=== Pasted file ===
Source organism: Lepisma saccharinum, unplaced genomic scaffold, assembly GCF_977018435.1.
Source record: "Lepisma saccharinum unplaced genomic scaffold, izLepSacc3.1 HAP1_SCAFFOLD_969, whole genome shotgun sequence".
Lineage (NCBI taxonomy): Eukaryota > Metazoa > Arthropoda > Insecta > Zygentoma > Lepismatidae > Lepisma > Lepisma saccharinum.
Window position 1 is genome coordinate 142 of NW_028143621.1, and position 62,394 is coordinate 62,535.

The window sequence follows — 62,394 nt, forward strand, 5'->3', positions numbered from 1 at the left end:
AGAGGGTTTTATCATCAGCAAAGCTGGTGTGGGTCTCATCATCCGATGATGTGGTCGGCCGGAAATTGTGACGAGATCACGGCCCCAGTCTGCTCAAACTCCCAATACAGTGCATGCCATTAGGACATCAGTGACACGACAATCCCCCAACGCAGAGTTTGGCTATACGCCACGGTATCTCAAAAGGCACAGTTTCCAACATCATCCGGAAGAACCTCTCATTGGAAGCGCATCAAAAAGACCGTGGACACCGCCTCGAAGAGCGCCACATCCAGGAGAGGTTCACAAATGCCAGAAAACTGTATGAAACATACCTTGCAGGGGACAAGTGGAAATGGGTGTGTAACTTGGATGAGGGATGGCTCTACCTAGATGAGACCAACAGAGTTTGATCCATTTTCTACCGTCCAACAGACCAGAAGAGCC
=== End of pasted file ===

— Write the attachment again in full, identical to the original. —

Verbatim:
Source organism: Lepisma saccharinum, unplaced genomic scaffold, assembly GCF_977018435.1.
Source record: "Lepisma saccharinum unplaced genomic scaffold, izLepSacc3.1 HAP1_SCAFFOLD_969, whole genome shotgun sequence".
Lineage (NCBI taxonomy): Eukaryota > Metazoa > Arthropoda > Insecta > Zygentoma > Lepismatidae > Lepisma > Lepisma saccharinum.
Window position 1 is genome coordinate 142 of NW_028143621.1, and position 62,394 is coordinate 62,535.

The window sequence follows — 62,394 nt, forward strand, 5'->3', positions numbered from 1 at the left end:
AGAGGGTTTTATCATCAGCAAAGCTGGTGTGGGTCTCATCATCCGATGATGTGGTCGGCCGGAAATTGTGACGAGATCACGGCCCCAGTCTGCTCAAACTCCCAATACAGTGCATGCCATTAGGACATCAGTGACACGACAATCCCCCAACGCAGAGTTTGGCTATACGCCACGGTATCTCAAAAGGCACAGTTTCCAACATCATCCGGAAGAACCTCTCATTGGAAGCGCATCAAAAAGACCGTGGACACCGCCTCGAAGAGCGCCACATCCAGGAGAGGTTCACAAATGCCAGAAAACTGTATGAAACATACCTTGCAGGGGACAAGTGGAAATGGGTGTGTAACTTGGATGAGGGATGGCTCTACCTAGATGAGACCAACAGAGTTTGATCCATTTTCTACCGTCCAACAGACCAGAAGAGCC